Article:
16 Page 16 ACCOUNTING MANUAL VI. ACCOUNTING FOR CONTRACT ACQUISITION MARKETING COSTS Many prepaid health care providers incur costs that vary with, and are primarily related to, the marketing of subscriber contracts and member enrollment. These costs, which are sometimes referred to as acquisition costs, consist mainly of commissions paid to agents or brokers and incentive compensation based on new enrollments. Commissions and incentive compensation may be paid when the contracts are written, at later dates, or over the term of the contracts as premiums are received. Some providers incur additional costs directly related to the acquisition of specific contracts, such as the costs of specialized brochures, marketing, and advertising. Providers also incur costs that are related to the acquisition of new members but that do not relate to specific contracts and are not considered acquisition costs. These costs include the salaries of the marketing director and staff, general marketing brochures, and general advertising and promotion expenses. Incremental direct acquisition costs, e.g., brokers commissions or bonuses, should be capitalized and charged to expense over the contract period to which the costs relate. For purposes of capitalizing and amortizing such costs, they should be grouped consistent with the medical center s manner of acquiring, servicing, and measuring the profitability of its managed care arrangements. Network and product development costs (i.e., start-up costs) should not be capitalized as deferred acquisition costs. Although there is theoretical support for deferring certain acquisition costs, the acquisition costs of providers of prepaid health care services, other than the cost of advertising, should be expenses as incurred. Advertising costs should be accounted for in conformity with the guidance in Standard Operating Procedure 93-7, Reporting on Advertising Costs. 6/30/99 TL 81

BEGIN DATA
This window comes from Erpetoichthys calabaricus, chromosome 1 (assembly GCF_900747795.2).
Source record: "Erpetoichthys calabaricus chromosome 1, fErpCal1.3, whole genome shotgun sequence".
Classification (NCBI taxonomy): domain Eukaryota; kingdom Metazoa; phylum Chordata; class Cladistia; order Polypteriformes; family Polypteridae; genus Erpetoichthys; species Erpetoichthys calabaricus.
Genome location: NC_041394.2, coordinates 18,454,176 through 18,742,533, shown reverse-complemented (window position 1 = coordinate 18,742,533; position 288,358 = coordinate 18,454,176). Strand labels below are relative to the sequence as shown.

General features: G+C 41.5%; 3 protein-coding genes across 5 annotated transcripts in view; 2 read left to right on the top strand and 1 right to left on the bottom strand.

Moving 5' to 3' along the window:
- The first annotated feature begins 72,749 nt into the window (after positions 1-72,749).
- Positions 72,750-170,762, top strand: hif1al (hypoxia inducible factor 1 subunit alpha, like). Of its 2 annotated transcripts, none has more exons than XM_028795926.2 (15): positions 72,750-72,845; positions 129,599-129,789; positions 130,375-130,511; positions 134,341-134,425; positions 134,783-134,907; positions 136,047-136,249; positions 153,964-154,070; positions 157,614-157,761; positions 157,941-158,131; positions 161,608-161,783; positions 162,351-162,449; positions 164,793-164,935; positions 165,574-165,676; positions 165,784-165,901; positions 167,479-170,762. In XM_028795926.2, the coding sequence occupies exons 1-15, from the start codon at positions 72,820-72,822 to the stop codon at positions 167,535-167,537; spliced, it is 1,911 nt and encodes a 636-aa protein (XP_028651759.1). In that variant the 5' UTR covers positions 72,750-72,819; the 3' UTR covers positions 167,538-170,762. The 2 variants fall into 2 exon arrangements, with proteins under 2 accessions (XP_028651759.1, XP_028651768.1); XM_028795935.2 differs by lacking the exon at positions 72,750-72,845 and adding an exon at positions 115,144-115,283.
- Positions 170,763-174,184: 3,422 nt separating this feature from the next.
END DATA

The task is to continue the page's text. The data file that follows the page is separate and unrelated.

17 ACCOUNTING MANUAL Page 17 VII. REFERENCES American Institute of Certified Public Accountants Audit and Accounting Guide for Health Care Organizations Financial Accounting Standards Board Statement No. 5, Accounting for Contingencies Standard Operating Procedure 93-7, Reporting on Advertising Costs Historical Note: Accounting Manual chapter first published 6/30/99; analyst--john Turek End.